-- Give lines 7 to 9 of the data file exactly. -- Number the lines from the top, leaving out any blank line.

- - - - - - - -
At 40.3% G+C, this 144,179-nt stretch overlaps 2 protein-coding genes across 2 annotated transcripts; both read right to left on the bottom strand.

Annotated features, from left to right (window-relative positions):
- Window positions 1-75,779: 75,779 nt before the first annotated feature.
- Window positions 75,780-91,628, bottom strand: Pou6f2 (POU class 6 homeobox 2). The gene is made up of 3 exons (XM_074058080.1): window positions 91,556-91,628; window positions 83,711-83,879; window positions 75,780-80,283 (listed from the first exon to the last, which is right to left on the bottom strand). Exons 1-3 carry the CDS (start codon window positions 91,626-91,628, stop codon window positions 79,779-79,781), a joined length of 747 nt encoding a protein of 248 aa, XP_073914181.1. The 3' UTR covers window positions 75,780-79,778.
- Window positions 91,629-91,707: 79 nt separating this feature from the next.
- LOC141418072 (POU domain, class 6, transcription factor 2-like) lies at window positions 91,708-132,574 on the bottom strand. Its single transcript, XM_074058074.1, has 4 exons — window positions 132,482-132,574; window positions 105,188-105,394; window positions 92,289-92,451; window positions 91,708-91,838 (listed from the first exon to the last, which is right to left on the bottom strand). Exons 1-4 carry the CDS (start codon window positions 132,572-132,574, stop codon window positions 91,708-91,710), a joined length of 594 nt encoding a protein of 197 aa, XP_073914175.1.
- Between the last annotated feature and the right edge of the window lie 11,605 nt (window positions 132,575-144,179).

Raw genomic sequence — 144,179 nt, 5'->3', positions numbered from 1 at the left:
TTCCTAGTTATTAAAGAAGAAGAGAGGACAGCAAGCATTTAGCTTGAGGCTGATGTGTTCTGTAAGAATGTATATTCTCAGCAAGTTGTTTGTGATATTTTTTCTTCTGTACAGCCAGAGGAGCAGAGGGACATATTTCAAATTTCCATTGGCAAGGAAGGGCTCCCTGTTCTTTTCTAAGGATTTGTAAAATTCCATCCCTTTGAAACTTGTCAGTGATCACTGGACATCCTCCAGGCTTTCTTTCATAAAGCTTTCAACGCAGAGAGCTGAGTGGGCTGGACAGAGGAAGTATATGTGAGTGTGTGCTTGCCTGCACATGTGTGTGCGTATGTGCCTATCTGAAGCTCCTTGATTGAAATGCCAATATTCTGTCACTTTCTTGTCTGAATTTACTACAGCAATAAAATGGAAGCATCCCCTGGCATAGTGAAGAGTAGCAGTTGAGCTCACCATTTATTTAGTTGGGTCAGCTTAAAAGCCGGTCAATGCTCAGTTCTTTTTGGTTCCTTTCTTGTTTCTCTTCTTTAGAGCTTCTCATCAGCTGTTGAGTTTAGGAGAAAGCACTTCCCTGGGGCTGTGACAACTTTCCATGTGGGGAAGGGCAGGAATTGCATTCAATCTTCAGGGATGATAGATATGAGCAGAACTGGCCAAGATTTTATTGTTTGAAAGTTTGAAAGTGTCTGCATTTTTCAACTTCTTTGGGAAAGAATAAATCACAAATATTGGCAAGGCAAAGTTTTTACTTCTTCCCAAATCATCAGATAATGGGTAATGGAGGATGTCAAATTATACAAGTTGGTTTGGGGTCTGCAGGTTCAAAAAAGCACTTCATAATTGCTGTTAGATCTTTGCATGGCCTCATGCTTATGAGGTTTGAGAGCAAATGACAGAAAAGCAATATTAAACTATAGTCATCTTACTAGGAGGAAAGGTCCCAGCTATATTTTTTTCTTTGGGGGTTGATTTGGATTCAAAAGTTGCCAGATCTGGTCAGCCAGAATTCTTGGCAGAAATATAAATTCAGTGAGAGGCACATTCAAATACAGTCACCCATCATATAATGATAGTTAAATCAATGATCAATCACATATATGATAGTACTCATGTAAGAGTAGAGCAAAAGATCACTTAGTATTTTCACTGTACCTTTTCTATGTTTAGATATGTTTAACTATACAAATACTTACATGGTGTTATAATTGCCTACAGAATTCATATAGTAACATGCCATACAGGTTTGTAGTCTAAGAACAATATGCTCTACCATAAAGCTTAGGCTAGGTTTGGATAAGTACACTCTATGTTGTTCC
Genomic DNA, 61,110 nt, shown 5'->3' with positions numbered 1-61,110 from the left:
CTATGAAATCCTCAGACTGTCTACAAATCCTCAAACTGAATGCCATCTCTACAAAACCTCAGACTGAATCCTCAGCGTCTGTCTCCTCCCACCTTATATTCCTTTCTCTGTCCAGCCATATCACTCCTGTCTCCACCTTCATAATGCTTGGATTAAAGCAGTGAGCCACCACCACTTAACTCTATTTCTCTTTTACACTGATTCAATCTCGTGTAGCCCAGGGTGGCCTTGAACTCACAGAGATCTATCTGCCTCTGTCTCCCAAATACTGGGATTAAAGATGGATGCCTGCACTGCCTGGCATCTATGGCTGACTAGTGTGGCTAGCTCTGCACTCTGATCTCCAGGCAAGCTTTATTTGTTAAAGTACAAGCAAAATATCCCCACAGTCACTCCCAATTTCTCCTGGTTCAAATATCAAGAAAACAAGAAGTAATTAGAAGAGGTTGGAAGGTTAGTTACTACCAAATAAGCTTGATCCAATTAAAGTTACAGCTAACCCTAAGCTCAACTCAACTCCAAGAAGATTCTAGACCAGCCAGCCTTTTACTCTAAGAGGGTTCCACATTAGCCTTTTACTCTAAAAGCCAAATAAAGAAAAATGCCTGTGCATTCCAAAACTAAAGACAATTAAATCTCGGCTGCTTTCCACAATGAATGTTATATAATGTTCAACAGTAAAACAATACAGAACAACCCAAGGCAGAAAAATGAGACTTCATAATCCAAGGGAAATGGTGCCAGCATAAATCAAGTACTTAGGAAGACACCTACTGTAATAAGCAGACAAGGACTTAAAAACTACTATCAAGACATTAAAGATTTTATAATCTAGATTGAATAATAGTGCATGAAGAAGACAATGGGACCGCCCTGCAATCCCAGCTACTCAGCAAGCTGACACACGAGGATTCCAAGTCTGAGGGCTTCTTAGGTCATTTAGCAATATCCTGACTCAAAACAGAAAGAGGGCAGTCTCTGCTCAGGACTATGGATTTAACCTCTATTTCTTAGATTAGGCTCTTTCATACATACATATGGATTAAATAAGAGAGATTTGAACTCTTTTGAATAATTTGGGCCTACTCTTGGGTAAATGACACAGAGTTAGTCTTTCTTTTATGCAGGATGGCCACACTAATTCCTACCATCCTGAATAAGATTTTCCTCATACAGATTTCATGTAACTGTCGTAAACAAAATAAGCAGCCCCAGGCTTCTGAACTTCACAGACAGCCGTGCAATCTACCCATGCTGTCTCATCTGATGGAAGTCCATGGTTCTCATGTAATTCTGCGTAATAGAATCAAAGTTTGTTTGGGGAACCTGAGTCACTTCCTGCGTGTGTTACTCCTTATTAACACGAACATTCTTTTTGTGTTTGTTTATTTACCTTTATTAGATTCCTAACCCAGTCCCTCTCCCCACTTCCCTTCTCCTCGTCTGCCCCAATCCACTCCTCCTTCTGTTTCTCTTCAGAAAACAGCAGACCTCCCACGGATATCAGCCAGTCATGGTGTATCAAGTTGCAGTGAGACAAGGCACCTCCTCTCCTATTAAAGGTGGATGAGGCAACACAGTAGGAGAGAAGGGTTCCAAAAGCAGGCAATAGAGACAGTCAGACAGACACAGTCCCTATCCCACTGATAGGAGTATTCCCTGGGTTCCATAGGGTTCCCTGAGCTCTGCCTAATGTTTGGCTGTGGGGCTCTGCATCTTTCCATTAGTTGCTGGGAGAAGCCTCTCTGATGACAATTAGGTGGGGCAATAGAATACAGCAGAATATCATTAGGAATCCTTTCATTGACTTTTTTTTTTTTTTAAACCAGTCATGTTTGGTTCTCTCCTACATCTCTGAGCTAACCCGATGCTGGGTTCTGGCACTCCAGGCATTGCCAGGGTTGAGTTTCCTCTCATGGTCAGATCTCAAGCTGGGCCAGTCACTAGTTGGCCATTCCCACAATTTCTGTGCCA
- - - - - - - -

- Between the last annotated feature and the right edge of the window lie 11,605 nt (window positions 132,575-144,179).

Raw genomic sequence — 144,179 nt, 5'->3', positions numbered from 1 at the left:
TTCCTAGTTATTAAAGAAGAAGAGAGGACAGCAAGCATTTAGCTTGAGGCTGATGTGTTCTGTAAGAATGTATATTCTCAGCAAGTTGTTTGTGATATTTTTTCTTCTGTACAGCCAGAGGAGCAGAGGGACATATTTCAAATTTCCATTGGCAAGGAAGGGCTCCCTGTTCTTTTCTAAGGATTTGTAAAATTCCATCCCTTTGAAACTTGTCAGTGATCACTGGACATCCTCCAGGCTTTCTTTCATAAAGCTTTCAACGCAGAGAGCTGAGTGGGCTGGACAGAGGAAGTATATGTGAGTGTGTGCTTGCCTGCACATGTGTGTGCGTATGTGCCTATCTGAAGCTCCTTGATTGAAATGCCAATATTCTGTCACTTTCTTGTCTGAATTTACTACAGCAATAAAATGGAAGCATCCCCTGGCATAGTGAAGAGTAGCAGTTGAGCTCACCATTTATTTAGTTGGGTCAGCTTAAAAGCCGGTCAATGCTCAGTTCTTTTTGGTTCCTTTCTTGTTTCTCTTCTTTAGAGCTTCTCATCAGCTGTTGAGTTTAGGAGAAAGCACTTCCCTGGGGCTGTGACAACTTTCCATGTGGGGAAGGGCAGGAATTGCATTCAATCTTCAGGGATGATAGATATGAGCAGAACTGGCCAAGATTTTATTGTTTGAAAGTTTGAAAGTGTCTGCATTTTTCAACTTCTTTGGGAAAGAATAAATCACAAATATTGGCAAGGCAAAGTTTTTACTTCTTCCCAAATCATCAGATAATGGGTAATGGAGGATGTCAAATTATACAAGTTGGTTTGGGGTCTGCAGGTTCAAAAAAGCACTTCATAATTGCTGTTAGATCTTTGCATGGCCTCATGCTTATGAGGTTTGAGAGCAAATGACAGAAAAGCAATATTAAACTATAGTCATCTTACTAGGAGGAAAGGTCCCAGCTATATTTTTTTCTTTGGGGGTTGATTTGGATTCAAAAGTTGCCAGATCTGGTCAGCCAGAATTCTTGGCAGAAATATAAATTCAGTGAGAGGCACATTCAAATACAGTCACCCATCATATAATGATAGTTAAATCAATGATCAATCACATATATGATAGTACTCATGTAAGAGTAGAGCAAAAGATCACTTAGTATTTTCACTGTACCTTTTCTATGTTTAGATATGTTTAACTATACAAATACTTACATGGTGTTATAATTGCCTACAGAATTCATATAGTAACATGCCATACAGGTTTGTAGTCTAAGAACAATATGCTCTACCATAAAGCTTAGGCTAGGTTTGGATAAGTACACTCTATGTTGTTCC